Abnormal connectional fingerprint in schizophrenia: a novel network analysis of diffusion tensor imaging data

Edwin Thanarajah, S., Han, C. E., Rotarska-Jagiela, A., Singer, W., Deichmann, R., Maurer, K., Kaiser, M. and Uhlhaas, P. J. (2016) Abnormal connectional fingerprint in schizophrenia: a novel network analysis of diffusion tensor imaging data. Frontiers in Psychiatry, 7, 114. (doi: 10.3389/fpsyt.2016.00114) (PMID:27445870) (PMCID:PMC4928135)

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Abstract

The graph theoretical analysis of structural magnetic resonance imaging (MRI) data has received a great deal of interest in recent years to characterize the organizational principles of brain networks and their alterations in psychiatric disorders, such as schizophrenia. However, the characterization of networks in clinical populations can be challenging, since the comparison of connectivity between groups is influenced by several factors, such as the overall number of connections and the structural abnormalities of the seed regions. To overcome these limitations, the current study employed the whole-brain analysis of connectional fingerprints in diffusion tensor imaging data obtained at 3 T of chronic schizophrenia patients (n = 16) and healthy, age-matched control participants (n = 17). Probabilistic tractography was performed to quantify the connectivity of 110 brain areas. The connectional fingerprint of a brain area represents the set of relative connection probabilities to all its target areas and is, hence, less affected by overall white and gray matter changes than absolute connectivity measures. After detecting brain regions with abnormal connectional fingerprints through similarity measures, we tested each of its relative connection probability between groups. We found altered connectional fingerprints in schizophrenia patients consistent with a dysconnectivity syndrome. While the medial frontal gyrus showed only reduced connectivity, the connectional fingerprints of the inferior frontal gyrus and the putamen mainly contained relatively increased connection probabilities to areas in the frontal, limbic, and subcortical areas. These findings are in line with previous studies that reported abnormalities in striatal–frontal circuits in the pathophysiology of schizophrenia, highlighting the potential utility of connectional fingerprints for the analysis of anatomical networks in the disorder.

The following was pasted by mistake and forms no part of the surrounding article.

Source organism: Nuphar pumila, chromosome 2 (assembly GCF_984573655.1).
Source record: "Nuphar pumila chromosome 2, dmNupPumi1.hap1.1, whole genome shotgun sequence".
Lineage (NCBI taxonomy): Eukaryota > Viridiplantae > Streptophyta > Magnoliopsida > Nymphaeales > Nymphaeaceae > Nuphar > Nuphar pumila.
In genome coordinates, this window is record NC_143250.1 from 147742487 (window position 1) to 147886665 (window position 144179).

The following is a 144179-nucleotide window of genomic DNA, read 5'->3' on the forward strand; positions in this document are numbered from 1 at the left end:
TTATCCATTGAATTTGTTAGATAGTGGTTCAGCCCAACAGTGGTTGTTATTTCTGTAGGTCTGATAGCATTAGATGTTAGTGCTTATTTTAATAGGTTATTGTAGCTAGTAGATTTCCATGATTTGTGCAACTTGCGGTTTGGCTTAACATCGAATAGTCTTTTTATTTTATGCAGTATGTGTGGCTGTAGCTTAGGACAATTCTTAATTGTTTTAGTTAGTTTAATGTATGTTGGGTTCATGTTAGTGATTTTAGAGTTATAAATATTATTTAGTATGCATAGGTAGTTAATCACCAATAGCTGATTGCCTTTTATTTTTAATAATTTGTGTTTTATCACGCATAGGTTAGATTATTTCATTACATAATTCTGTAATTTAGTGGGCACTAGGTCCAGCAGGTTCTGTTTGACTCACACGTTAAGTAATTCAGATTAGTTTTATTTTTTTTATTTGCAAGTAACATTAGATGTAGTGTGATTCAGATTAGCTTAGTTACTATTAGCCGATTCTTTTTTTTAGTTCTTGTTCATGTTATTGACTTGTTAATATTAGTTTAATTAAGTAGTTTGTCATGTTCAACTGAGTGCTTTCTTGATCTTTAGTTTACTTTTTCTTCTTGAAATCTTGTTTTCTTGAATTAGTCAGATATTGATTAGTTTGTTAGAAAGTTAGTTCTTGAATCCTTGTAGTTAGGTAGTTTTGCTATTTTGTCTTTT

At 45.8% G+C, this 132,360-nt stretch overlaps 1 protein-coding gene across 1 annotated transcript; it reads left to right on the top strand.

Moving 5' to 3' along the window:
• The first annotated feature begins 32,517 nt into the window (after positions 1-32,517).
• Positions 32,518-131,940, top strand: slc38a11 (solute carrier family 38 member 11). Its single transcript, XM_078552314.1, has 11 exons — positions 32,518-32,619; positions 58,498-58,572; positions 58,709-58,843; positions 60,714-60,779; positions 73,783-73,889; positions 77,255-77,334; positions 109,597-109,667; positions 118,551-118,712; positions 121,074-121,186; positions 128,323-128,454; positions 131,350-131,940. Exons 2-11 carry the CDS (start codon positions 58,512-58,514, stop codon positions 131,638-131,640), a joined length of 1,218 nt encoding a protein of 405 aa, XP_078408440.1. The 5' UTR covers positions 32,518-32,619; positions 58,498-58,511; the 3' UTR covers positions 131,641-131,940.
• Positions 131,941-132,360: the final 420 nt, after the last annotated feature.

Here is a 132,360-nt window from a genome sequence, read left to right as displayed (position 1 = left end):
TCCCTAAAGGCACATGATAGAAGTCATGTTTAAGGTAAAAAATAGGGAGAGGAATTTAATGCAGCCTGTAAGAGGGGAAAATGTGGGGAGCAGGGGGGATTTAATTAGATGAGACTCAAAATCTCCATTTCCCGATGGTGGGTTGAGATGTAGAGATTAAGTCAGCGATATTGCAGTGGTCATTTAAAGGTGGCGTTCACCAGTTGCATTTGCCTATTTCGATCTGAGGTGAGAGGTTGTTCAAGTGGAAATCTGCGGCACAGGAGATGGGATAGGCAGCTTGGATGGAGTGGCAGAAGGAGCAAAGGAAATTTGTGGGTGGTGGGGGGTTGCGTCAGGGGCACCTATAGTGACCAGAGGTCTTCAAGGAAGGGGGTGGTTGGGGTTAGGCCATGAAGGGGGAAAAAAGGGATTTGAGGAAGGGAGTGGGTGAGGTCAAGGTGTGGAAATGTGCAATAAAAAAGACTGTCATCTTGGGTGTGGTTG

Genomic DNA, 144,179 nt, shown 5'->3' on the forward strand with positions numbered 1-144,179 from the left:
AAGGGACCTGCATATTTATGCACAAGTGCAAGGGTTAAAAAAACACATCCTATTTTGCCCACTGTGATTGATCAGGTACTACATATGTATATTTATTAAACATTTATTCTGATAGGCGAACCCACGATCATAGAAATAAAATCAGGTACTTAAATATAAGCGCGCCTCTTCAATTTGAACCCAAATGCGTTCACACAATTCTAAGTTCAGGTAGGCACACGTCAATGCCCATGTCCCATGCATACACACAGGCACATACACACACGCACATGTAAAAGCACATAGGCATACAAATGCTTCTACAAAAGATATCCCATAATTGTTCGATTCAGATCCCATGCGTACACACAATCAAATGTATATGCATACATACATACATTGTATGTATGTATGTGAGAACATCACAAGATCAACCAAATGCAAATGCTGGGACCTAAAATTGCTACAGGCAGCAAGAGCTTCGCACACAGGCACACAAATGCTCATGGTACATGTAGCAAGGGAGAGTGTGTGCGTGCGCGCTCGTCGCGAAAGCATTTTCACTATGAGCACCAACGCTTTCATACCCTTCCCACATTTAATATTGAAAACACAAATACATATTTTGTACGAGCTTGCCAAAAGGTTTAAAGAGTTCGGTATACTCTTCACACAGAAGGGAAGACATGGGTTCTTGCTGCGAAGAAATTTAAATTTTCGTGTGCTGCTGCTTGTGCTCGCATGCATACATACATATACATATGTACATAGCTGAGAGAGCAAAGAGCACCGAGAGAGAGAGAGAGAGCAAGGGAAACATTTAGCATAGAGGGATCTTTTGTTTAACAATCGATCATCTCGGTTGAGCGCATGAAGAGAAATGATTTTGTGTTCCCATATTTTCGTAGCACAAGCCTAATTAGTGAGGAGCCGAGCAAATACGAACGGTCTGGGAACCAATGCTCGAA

Item Type:Articles
Additional Information:CEH was funded by National Research Foundation of Korea funded by the Ministry of Education, Science and Technology (MSIP-R1A1A1008173). MK was funded by National Research Foundation of Korea funded by the Ministry of Education, Science and Technology (R32-10142), the Royal Society (RG/2006/R2), the CARMEN e-science project (http://www.carmen.org.uk) funded by EPSRC (EP/E002331/1), and the Human Green Brain Project (http://www.greenbrainproject.org) funded by EPSRC (EP/K026992/1). PU, SET, and WS were supported by the MaxPlanck Society. None of authors has financial conflicts.
Status:Published
Refereed:Yes
Glasgow Author(s) Enlighten ID:Uhlhaas, Professor Peter
Authors: Edwin Thanarajah, S., Han, C. E., Rotarska-Jagiela, A., Singer, W., Deichmann, R., Maurer, K., Kaiser, M., and Uhlhaas, P. J.
College/School:College of Medical Veterinary and Life Sciences > Institute of Neuroscience and Psychology
Journal Name:Frontiers in Psychiatry
Publisher:Frontiers Media
ISSN:1664-0640
ISSN (Online):1664-0640
Copyright Holders:Copyright © 2016 Edwin Thanarajah, Han, Rotarska-Jagiela, Singer, Deichmann, Maurer, Kaiser and Uhlhaas
First Published:First published in Frontiers in Psychiatry 7: 114
Publisher Policy:Reproduced under a Creative Commons License

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